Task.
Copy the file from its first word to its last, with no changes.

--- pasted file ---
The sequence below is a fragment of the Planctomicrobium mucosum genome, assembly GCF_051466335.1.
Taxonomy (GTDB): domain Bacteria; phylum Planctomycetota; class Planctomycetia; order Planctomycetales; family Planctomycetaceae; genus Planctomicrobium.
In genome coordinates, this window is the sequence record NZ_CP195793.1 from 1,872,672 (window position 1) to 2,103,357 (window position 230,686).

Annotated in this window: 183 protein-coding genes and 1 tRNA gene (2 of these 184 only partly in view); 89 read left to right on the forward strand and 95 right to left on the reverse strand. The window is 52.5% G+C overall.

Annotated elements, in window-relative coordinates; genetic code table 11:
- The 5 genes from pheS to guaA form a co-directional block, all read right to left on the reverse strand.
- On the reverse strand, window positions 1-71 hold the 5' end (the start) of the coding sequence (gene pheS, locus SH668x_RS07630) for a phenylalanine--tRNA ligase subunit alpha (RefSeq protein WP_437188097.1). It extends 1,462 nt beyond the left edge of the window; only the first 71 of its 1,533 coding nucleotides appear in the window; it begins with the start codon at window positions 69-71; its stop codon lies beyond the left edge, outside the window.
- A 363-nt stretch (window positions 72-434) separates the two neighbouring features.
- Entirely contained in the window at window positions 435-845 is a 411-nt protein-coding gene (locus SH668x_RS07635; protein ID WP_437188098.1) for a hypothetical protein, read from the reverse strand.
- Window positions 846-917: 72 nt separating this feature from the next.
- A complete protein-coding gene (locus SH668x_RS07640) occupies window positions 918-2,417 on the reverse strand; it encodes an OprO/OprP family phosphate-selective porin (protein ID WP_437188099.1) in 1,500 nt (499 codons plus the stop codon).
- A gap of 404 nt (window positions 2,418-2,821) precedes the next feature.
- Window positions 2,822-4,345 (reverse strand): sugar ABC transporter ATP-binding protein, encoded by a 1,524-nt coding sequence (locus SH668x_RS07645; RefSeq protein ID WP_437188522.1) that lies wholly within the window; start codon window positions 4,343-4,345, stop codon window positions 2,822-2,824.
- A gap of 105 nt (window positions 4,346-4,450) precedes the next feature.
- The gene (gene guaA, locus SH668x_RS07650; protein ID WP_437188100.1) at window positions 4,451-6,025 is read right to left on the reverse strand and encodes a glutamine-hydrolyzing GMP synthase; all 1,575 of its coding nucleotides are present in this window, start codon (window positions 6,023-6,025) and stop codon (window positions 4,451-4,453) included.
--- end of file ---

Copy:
The sequence below is a fragment of the Planctomicrobium mucosum genome, assembly GCF_051466335.1.
Taxonomy (GTDB): domain Bacteria; phylum Planctomycetota; class Planctomycetia; order Planctomycetales; family Planctomycetaceae; genus Planctomicrobium.
In genome coordinates, this window is the sequence record NZ_CP195793.1 from 1,872,672 (window position 1) to 2,103,357 (window position 230,686).

Annotated in this window: 183 protein-coding genes and 1 tRNA gene (2 of these 184 only partly in view); 89 read left to right on the forward strand and 95 right to left on the reverse strand. The window is 52.5% G+C overall.

Annotated elements, in window-relative coordinates; genetic code table 11:
- The 5 genes from pheS to guaA form a co-directional block, all read right to left on the reverse strand.
- On the reverse strand, window positions 1-71 hold the 5' end (the start) of the coding sequence (gene pheS, locus SH668x_RS07630) for a phenylalanine--tRNA ligase subunit alpha (RefSeq protein WP_437188097.1). It extends 1,462 nt beyond the left edge of the window; only the first 71 of its 1,533 coding nucleotides appear in the window; it begins with the start codon at window positions 69-71; its stop codon lies beyond the left edge, outside the window.
- A 363-nt stretch (window positions 72-434) separates the two neighbouring features.
- Entirely contained in the window at window positions 435-845 is a 411-nt protein-coding gene (locus SH668x_RS07635; protein ID WP_437188098.1) for a hypothetical protein, read from the reverse strand.
- Window positions 846-917: 72 nt separating this feature from the next.
- A complete protein-coding gene (locus SH668x_RS07640) occupies window positions 918-2,417 on the reverse strand; it encodes an OprO/OprP family phosphate-selective porin (protein ID WP_437188099.1) in 1,500 nt (499 codons plus the stop codon).
- A gap of 404 nt (window positions 2,418-2,821) precedes the next feature.
- Window positions 2,822-4,345 (reverse strand): sugar ABC transporter ATP-binding protein, encoded by a 1,524-nt coding sequence (locus SH668x_RS07645; RefSeq protein ID WP_437188522.1) that lies wholly within the window; start codon window positions 4,343-4,345, stop codon window positions 2,822-2,824.
- A gap of 105 nt (window positions 4,346-4,450) precedes the next feature.
- The gene (gene guaA, locus SH668x_RS07650; protein ID WP_437188100.1) at window positions 4,451-6,025 is read right to left on the reverse strand and encodes a glutamine-hydrolyzing GMP synthase; all 1,575 of its coding nucleotides are present in this window, start codon (window positions 6,023-6,025) and stop codon (window positions 4,451-4,453) included.